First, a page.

Keith Krach, United States Under Secretary of State for Economic Growth, Energy, and the Environment, urged South Korea to join the U.S.-led Clean Network initiative for 5G, or the alliance of “trusted vendors” for a united front against China.
“We think it is imperative for Korea to join the Clean Network for the sake of its own national security,” Krach said in an exclusive interview with Maeil Business Newspaper.
Krach said the Clean Network is a comprehensive approach to addressing the long-term threats to data privacy, security, human rights, and trusted collaboration posed by the Chinese Communist Party (CCP).
He stressed the “power in unity and solidarity” in dealing with China and said that building a “network of trusted partners comprised of like-minded nations and companies” was vital.
“The CCP’s strategy has always been to divide and conquer and pick off the weak gazelle from the herd. But when we are united, the CCP cannot retaliate against all the democracies and companies in the world at the same time,” Krach said.
He noted the strong military and economic ties between the United States and South Korea, pointing out that the U.S. is Korea’s only treaty ally and its second-largest trading partner.
Below is the full transcript of the e-mail interview.
Q: I heard that you visited Korea while working for GM. If you have any special memories or episodes about Korea, please tell them to your readers. And if you have anything to say to Korean who read your interview article, please tell us.
A: I have many fond memories of Korea, dating back to 1984 when I was a Vice President at General Motors when we were helping install robots in the Hyundai car plant in Ulsan. I was amazed at the scale of Hyundai`s ambition. It does not surprise me that the car manufacturing facility to is the biggest in the world which now churns out a vehicle every 10 seconds and 1.5 million last year in a sprawling mass of five different factories.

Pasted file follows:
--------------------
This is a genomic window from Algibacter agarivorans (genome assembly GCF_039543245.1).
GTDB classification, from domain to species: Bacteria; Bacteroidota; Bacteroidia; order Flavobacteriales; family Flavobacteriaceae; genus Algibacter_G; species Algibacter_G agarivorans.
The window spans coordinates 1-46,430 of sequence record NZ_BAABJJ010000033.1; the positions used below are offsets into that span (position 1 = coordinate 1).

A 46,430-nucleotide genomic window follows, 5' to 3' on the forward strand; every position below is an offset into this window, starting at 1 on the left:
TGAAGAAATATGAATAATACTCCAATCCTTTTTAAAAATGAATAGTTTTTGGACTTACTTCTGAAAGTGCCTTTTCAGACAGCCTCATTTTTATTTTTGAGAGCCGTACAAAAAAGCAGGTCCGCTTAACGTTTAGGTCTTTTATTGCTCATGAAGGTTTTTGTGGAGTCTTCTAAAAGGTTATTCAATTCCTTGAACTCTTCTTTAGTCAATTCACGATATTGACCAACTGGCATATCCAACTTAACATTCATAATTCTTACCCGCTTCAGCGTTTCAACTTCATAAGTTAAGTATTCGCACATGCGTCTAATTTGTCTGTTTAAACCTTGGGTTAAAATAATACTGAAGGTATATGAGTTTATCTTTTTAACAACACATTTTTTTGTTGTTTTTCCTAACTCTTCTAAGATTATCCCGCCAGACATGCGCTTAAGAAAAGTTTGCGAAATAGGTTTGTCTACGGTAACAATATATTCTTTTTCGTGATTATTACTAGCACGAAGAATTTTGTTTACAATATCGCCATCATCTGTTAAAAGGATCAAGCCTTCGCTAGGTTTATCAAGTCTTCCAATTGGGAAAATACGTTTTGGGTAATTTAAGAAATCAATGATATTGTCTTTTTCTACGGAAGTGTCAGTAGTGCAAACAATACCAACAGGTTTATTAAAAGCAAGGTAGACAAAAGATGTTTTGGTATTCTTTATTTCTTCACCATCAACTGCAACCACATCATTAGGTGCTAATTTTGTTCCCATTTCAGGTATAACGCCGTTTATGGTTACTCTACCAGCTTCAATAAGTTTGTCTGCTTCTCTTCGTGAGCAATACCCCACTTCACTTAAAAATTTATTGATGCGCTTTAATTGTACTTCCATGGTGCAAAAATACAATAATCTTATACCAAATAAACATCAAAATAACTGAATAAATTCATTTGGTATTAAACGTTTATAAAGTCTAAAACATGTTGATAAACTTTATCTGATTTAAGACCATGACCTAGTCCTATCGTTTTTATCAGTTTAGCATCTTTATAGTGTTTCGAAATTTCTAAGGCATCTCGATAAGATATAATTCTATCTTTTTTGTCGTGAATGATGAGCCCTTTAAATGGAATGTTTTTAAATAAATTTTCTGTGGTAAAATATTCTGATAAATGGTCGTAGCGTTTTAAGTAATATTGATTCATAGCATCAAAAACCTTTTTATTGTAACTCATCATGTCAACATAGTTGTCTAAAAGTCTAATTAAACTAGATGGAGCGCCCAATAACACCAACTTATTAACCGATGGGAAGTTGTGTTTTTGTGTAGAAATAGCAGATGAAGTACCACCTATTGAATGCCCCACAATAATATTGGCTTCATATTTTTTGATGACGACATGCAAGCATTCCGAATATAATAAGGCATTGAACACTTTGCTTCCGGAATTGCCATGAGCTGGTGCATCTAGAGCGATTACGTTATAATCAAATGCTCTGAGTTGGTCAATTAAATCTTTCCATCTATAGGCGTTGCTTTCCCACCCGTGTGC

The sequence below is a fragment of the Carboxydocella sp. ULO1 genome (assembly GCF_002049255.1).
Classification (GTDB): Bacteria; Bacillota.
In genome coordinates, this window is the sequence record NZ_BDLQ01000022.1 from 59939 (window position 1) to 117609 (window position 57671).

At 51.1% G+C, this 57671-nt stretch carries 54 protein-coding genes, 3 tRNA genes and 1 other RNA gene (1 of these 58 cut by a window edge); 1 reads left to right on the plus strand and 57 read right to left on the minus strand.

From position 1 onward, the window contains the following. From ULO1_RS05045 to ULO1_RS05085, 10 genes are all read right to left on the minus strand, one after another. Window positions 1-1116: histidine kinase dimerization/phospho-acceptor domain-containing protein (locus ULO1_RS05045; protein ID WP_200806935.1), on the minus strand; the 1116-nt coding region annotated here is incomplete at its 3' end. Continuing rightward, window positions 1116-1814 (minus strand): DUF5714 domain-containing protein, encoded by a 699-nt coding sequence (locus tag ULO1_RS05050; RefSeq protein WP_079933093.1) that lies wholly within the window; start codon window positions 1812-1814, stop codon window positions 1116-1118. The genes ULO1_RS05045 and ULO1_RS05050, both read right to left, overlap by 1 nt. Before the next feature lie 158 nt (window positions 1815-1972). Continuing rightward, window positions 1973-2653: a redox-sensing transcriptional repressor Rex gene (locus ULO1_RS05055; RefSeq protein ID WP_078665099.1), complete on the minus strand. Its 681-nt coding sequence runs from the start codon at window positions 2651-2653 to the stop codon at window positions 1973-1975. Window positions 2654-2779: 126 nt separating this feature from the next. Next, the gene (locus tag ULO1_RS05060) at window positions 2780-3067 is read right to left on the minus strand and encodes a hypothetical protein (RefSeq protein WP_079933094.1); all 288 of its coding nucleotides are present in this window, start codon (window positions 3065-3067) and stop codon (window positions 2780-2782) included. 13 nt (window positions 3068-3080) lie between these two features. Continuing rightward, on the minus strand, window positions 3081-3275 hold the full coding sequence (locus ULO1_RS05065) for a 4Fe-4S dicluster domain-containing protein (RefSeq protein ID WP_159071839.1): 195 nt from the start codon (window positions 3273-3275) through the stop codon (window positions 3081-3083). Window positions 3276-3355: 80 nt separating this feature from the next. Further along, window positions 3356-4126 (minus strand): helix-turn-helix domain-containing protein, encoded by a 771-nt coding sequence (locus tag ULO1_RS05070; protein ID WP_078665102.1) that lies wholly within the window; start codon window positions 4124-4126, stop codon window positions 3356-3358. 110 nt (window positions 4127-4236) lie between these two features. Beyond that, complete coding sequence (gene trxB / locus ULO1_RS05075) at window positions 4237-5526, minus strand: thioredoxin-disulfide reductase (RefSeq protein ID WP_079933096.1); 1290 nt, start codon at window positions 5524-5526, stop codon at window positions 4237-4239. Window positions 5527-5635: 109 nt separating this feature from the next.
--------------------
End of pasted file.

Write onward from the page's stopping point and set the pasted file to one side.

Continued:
We could tell the workers were treated well. We were also told that each worker receives a free lunch every day, a legacy of a promise once made by company founder Chung Ju-Yung. Even though we were putting in a reasonable degree of automation, but it was abundantly clear everyone knew their job inside out and took immense pride in doing it well.
They tested every single car produced then took them down to the plant`s own docks. We thought from production line to port, Ulsan has it down to a fine art, setting a blueprint for efficient production on a huge scale virtually every car maker in the world would love to emulate. And now the city`s shipyard is also the biggest in the world, and is run by Hyundai Heavy Industries, which was founded in 1972 by the man who also formed the car company, Chung Ju-Yung.
I had many other great Korean business experiences through the years running Silicon Valley companies but the thing I treasure the most were all the trusted partners and friends I made along the way. I have great memories that range from long working sessions to incredible banquets with the best food I have ever had in the world (my 5 children’s favorite food is Korean) to late night karaoke singing filled with laughter.
Most recently, I was pleased to visit in November 2019, where I co-led our Bilateral Economic Dialogue and had a fantastic set of meetings. We have an incredible Amcham out there, led by James Kim, who regularly keeps me in the loop of the magnificent work our companies are doing with their Korean partners. I look forward to the opportunity to return there to continue efforts to achieve our shared goals of economic growth and prosperity.
Q: I believe that the US-ROK Alliance applies not only to security, but also to the economic field. Please rate the level of economic cooperation between the US and Korea. How do you think the Trump Administration has improved Korea-US economic relations over the past 4 years?
A: Global economic security is national security. The United States and Republic of Korea enjoy excellent economic cooperation, which has continued to expand under the Trump Administration. Record-high trade, increased defense spending, and expanding bilateral investment have all bolstered our relationship. Meanwhile, our partnership on regional and global issues continues to grow into terrific and meaningful new areas science and technology, space, international development, women’s economic empowerment, infrastructure, energy, and so much more.